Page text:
Some women need c sections, some babies need resuscitation, and some tears need to be stitched.
post #8 of 9
I would give it some time - but if it was a simple laceration it would not be extremely tender at this point. There could have been some underlying muscle involvement that needs to be repaired. I agree that this would be done by an OB. If you decide to go that route, know that the repair would have to be done under general anesthesia. Ask as many questions as you can about exactly what they think they would be repairing. It might help to ask a second opinion. You want to find someone who says they are skilled in this area and who also has a good knowledge of cosmetic repair techniques.
When the labia tear they are thin and hard to suture together. I have found that holding the two edges together flat between the thumb and forefinger and then whip stitching them together works almost every time. The torn edges need to be sutured together in order to heal back together.
I also agree with the OP - don't blame yourself or your body for not healing.
You might try some arnica oil and massage around the area that is tender.
A good exam would help - you could also have a hematoma (bleeding) underneath the area - this can be painful for some time before it resolves.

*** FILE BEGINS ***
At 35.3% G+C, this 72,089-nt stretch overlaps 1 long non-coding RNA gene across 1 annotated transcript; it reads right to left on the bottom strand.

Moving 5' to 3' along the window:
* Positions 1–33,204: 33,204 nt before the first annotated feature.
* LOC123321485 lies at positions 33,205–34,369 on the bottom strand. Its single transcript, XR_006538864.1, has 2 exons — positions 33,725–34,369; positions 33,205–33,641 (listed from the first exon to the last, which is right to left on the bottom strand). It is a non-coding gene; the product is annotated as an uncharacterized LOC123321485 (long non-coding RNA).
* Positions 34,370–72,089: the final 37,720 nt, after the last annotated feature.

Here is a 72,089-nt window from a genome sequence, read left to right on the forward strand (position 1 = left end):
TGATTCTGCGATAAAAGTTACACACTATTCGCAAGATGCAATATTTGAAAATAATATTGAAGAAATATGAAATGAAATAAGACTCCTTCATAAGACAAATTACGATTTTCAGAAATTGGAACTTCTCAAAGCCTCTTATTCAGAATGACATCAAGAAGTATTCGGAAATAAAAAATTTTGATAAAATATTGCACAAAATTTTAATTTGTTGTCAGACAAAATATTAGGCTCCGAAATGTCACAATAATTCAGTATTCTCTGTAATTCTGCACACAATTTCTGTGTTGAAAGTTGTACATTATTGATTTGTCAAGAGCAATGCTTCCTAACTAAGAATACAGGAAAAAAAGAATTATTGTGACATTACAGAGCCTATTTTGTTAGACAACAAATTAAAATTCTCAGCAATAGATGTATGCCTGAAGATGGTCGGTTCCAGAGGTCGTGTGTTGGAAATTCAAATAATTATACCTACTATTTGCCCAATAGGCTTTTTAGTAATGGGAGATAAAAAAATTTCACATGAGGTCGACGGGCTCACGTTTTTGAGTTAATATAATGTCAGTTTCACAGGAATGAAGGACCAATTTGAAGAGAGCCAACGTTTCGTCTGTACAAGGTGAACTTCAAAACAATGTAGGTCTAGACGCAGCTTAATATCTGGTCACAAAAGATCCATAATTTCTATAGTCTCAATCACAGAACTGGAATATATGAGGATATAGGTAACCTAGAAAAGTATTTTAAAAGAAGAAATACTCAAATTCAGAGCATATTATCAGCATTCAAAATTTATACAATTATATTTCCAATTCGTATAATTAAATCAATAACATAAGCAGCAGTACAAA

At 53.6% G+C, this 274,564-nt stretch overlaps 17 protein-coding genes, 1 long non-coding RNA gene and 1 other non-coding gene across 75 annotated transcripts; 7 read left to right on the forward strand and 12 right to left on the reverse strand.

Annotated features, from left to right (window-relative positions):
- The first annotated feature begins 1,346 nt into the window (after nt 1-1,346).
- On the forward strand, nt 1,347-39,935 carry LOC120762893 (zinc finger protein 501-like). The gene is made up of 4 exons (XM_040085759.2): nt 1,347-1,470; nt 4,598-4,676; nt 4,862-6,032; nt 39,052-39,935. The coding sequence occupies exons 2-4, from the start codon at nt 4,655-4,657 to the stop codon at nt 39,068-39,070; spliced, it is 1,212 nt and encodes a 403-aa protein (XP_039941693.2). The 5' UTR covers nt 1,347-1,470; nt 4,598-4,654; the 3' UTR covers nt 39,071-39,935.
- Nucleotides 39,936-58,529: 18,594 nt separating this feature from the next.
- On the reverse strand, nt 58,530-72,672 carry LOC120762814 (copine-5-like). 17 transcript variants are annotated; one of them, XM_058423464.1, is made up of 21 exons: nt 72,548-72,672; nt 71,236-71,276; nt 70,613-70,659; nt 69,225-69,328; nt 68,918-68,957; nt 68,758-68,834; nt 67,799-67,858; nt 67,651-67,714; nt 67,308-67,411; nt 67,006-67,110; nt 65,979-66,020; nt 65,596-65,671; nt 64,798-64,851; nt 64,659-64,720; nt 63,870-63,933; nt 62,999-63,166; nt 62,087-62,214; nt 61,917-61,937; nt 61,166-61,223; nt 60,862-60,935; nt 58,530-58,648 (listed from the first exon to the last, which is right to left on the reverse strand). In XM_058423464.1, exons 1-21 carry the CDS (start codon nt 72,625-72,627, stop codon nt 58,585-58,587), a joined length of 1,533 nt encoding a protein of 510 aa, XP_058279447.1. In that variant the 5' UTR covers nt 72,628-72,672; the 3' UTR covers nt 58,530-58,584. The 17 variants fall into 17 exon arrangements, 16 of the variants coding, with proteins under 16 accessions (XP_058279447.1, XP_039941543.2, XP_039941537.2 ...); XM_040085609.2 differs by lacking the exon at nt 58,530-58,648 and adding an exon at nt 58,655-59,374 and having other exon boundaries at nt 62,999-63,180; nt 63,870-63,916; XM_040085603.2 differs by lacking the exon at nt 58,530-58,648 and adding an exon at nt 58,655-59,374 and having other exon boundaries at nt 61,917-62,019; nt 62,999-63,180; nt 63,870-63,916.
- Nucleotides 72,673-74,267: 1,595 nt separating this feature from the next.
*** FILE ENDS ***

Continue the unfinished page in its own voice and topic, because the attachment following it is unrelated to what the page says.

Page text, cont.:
Good luck....
post #9 of 9
Thread Starter 
Quote:
Originally Posted by jengacnm View Post
If you're still having pain, getting it repaired seems like a good idea.

Another thing-while taking responsibility for one's health is a cornerstone of midwifery care, and the philosophy of most people here on this board, it can be a two edged sword-I hear lots of language that indicate self blame. Your body can heal itself just fine, but it needed/needs some help.

Some women need c sections, some babies need resuscitation, and some tears need to be stitched.
Thank you all for your input...

I can see how I could be blaming myself. I now realize it more than the laceration issue. It think it has to do more with my expectation of my birthing process. I am questioning if I made the right decision to have a natural birth at a birthing center under a certain CNMs care. Overall, I was pleased with my prenatal care. However, I feel let down with my postnatal care, and I believe this is where the laceration concerns come in. I think I would be more inclined to accept this minor laceration if I was given all of the information on all possible implications. I just feel I have been brushed off and slighted in some way. I am sure I will feel better once I process my whole birthing experience and accept it for what it is and was....